3D printing technology has sure come a long way since its first inception, and it’s now being utilized in all sorts of ways, making it possible for people to build more efficient and cost-effective constructs. What we can build is only limited by our own imagination.
It has come so far that the folks at Divergent Microfactories have built the first-ever 3D printed, fully functional supercar called the Blade. It uses aluminum joints called Nodes to connect aerospace carbon fiber tubing to create the car’s groundbreaking chassis.
With the car’s revolutionary skeleton weighing at a mere 102 pounds, its 90 percent reduction in its overall weight has the car tip the scale at only 1,388 pounds. This super light weight construction combined with a 700HP bi-fuel engine allows the car to go from o to 60 in under 2.5 seconds.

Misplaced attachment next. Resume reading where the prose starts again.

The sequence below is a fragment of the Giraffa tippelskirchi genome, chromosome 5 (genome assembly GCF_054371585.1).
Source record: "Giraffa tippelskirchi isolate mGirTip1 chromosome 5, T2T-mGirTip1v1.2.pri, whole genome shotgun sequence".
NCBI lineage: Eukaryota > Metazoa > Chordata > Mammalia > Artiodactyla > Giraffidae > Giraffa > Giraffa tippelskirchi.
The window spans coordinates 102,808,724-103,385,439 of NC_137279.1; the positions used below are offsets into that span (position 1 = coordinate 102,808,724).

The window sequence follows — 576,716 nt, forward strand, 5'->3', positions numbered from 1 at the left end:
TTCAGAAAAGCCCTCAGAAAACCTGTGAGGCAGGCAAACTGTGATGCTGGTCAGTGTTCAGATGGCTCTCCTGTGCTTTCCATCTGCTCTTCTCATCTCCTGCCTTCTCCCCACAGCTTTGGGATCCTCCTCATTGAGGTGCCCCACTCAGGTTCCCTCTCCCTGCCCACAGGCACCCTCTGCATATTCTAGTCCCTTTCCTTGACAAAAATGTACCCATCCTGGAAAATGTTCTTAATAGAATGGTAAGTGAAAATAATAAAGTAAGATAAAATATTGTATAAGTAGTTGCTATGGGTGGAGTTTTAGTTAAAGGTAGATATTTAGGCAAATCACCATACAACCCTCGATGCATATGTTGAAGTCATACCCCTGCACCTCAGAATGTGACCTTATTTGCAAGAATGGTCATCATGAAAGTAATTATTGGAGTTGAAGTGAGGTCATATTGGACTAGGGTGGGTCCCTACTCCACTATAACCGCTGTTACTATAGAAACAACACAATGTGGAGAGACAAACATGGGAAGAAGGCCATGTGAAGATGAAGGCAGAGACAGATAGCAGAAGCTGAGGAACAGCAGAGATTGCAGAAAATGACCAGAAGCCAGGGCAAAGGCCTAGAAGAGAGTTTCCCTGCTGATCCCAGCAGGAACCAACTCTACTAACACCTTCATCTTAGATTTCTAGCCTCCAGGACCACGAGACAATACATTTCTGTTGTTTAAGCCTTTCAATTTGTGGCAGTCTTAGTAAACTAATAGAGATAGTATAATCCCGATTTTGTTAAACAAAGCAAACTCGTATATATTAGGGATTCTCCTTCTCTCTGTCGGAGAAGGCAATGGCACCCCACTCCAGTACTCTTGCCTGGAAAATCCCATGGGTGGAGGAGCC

The chassis assembly takes less than an hour to put together by hand, eliminating the need for machines in the manufacturing process and bringing down carbon emissions. It’s green, it’s sleek and it’s powerful.
Would you want to own a supercar like this? Share the video!